1. I hope you know a lot of slave traders were black. Currently there is a Hollywood movie that is praising the military unit that captured the last slave that went from Africa to USA…. Cudjo lewis , was his Americanized name.
          Not one talks about that in virtuous Media….

      2. “Lewis Hamilton takes ownership share in NFL’s Denver Broncos”
        Well, he is now a NFL team partial owner, is upset that are more black persons % are in NFL teams than in general % population? How many Asians are in NFL for example?

        And regarding F1 does he compares how many atheists, Muslims, conservative Catholics, Jews are in F1? What about a Jew winning Qatar GP and Israeli flag be on top of the mast? Or only skin color matter?

        It is all infantile by Hamilton, he seems to like some sort of Corporative Chamber of Italian Fascists.

        This instead by him seems fine if it is only by the draw – not race, sex, whatever virtuous combat we are on today – :

        “Hamilton has launched a new initiative with electric SUV racing series Extreme E to create opportunities for new mechanics and engineers. Teams’ staff numbers are limited to five, but they will be allowed to hire a sixth member providing they have less than one year of professional motorsport experience.”

  2. Making it easier for talent to get involved in motorsport is always a good thing. And it seems rather self-evident that role models can and do influence what people see as acceptable and possible for themselves or their kids to aspire to. Whether that’s based on their social situation (wealth, location), their ethnicity or their gender. So good for Hamilton for devoting time and energy to this. It’s a good project.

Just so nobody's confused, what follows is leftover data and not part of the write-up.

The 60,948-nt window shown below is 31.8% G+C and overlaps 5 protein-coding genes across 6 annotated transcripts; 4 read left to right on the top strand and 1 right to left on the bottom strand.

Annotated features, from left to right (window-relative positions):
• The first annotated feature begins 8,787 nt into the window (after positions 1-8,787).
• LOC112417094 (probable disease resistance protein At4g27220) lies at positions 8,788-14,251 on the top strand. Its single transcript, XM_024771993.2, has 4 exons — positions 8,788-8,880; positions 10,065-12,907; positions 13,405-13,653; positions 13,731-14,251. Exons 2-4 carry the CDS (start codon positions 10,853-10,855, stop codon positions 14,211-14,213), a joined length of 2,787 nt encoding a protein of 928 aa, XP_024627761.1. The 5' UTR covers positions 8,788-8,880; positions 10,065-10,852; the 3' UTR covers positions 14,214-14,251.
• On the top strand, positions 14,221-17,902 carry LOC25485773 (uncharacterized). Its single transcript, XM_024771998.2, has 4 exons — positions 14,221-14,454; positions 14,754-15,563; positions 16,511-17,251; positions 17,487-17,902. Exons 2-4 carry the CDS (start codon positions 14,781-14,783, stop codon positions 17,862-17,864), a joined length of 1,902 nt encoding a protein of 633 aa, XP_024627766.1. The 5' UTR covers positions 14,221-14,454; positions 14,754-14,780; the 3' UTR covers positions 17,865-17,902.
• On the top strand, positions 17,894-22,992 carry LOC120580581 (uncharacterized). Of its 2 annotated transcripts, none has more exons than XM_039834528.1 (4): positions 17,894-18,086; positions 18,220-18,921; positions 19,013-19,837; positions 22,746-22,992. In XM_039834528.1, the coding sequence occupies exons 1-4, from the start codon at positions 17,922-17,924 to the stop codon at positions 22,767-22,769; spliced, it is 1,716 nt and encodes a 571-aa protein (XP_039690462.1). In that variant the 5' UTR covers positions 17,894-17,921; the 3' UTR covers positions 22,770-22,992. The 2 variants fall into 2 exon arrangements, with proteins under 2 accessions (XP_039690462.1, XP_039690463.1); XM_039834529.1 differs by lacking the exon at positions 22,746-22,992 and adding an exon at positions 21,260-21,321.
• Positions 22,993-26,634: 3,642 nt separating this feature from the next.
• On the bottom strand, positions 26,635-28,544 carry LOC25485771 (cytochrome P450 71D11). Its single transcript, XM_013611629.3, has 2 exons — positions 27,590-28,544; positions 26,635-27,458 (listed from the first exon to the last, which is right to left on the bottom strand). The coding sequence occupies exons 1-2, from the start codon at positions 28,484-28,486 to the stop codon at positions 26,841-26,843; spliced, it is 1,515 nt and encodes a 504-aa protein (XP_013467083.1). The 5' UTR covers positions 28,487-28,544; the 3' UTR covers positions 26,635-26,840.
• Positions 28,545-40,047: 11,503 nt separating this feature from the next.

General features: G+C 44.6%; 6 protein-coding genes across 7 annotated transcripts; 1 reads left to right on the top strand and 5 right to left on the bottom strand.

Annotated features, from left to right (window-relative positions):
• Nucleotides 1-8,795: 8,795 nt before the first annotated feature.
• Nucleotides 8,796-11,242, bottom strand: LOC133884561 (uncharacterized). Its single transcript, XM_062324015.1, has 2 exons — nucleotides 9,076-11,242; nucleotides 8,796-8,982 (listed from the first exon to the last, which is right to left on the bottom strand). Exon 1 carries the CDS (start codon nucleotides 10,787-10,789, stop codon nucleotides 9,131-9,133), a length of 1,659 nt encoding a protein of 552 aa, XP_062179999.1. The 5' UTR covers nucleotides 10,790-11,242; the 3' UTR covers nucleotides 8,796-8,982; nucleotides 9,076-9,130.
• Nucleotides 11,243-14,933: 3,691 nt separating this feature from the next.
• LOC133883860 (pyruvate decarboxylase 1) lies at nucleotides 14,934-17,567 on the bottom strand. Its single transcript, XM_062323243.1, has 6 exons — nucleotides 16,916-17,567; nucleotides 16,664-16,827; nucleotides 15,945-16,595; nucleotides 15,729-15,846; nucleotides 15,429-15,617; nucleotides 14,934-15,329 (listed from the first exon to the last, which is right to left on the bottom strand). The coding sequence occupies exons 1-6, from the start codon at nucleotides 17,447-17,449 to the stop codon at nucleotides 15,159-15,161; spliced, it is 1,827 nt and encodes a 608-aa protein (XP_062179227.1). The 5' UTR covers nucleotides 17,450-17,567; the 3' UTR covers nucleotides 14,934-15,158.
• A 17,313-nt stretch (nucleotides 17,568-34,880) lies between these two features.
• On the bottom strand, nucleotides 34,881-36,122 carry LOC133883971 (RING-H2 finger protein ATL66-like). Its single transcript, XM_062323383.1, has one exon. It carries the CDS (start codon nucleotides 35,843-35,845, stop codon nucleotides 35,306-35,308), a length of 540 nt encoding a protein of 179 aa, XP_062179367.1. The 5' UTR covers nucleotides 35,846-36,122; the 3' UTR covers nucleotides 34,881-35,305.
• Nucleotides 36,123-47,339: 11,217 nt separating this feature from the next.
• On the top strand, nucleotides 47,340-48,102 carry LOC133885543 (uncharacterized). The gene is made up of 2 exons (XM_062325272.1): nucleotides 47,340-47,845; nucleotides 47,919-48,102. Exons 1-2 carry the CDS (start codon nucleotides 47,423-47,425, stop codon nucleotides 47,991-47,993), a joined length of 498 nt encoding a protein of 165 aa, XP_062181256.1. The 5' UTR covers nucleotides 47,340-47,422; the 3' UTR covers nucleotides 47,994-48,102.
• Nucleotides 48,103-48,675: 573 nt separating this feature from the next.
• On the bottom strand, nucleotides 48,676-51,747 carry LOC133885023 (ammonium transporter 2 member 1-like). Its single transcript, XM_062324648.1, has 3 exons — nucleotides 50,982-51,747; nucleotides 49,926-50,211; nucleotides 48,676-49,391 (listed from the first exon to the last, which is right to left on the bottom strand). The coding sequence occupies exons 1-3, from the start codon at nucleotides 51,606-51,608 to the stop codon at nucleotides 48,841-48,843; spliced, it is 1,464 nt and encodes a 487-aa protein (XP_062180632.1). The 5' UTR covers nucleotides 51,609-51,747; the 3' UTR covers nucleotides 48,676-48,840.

At the same time, with F1 being a mainly English sport, the sport is always going to look a lot more like England than anything else. That’s not going to change until F1 becomes a truly global sport. Same with Super Formula being full of Japanese people, Indycar being full of North-American people, or Stock Car Pro being full of Brazilians. And if the UK’s Office of National Statistics is anything to go by, the ‘black’ people Hamilton talks about make up only 3% of the total population there. So the numbers Hamilton names are not a huge outlier.

    1. Michael, it would be more correct to say around 13% of the population of the UK are non-white rather than saying just 2% are black. You also have to understand that the UK is not homogenous. In England, one of the four nations of the UK, 15% of the population is made up of ethnic minorites, and within the London region, that number rises to around 40%.

      1. That’s definitely true, the largest groups of non-European ethnicity in the UK are unsurprisingly those from former British India. But as Hamilton was talking about ‘black execs’, I referred to that specific number. Anyway, that was just to note that it’s not a huge surprise that the F1 leadership looks the way it does. The vast majority of English people are simply… well, English, ethnically speaking.